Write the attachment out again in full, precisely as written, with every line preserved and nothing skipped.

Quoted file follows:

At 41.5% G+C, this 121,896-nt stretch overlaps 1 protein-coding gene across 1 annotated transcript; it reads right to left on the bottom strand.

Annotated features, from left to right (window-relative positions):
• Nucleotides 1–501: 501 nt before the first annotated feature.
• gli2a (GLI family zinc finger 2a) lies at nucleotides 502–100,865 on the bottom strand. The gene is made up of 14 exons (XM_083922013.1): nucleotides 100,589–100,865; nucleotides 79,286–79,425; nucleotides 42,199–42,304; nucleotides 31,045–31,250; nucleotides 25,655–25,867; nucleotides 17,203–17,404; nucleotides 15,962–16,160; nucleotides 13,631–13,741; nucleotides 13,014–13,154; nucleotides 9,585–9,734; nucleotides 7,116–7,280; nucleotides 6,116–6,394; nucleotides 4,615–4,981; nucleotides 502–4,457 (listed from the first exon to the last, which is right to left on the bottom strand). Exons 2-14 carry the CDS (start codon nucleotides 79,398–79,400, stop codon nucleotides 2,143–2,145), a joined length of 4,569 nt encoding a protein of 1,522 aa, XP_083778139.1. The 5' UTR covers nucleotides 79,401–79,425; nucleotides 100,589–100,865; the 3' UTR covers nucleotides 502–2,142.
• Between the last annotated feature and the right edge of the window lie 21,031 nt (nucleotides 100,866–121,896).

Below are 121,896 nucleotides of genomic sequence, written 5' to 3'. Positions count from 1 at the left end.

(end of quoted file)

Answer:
At 41.5% G+C, this 121,896-nt stretch overlaps 1 protein-coding gene across 1 annotated transcript; it reads right to left on the bottom strand.

Annotated features, from left to right (window-relative positions):
• Nucleotides 1–501: 501 nt before the first annotated feature.
• gli2a (GLI family zinc finger 2a) lies at nucleotides 502–100,865 on the bottom strand. The gene is made up of 14 exons (XM_083922013.1): nucleotides 100,589–100,865; nucleotides 79,286–79,425; nucleotides 42,199–42,304; nucleotides 31,045–31,250; nucleotides 25,655–25,867; nucleotides 17,203–17,404; nucleotides 15,962–16,160; nucleotides 13,631–13,741; nucleotides 13,014–13,154; nucleotides 9,585–9,734; nucleotides 7,116–7,280; nucleotides 6,116–6,394; nucleotides 4,615–4,981; nucleotides 502–4,457 (listed from the first exon to the last, which is right to left on the bottom strand). Exons 2-14 carry the CDS (start codon nucleotides 79,398–79,400, stop codon nucleotides 2,143–2,145), a joined length of 4,569 nt encoding a protein of 1,522 aa, XP_083778139.1. The 5' UTR covers nucleotides 79,401–79,425; nucleotides 100,589–100,865; the 3' UTR covers nucleotides 502–2,142.
• Between the last annotated feature and the right edge of the window lie 21,031 nt (nucleotides 100,866–121,896).

Below are 121,896 nucleotides of genomic sequence, written 5' to 3'. Positions count from 1 at the left end.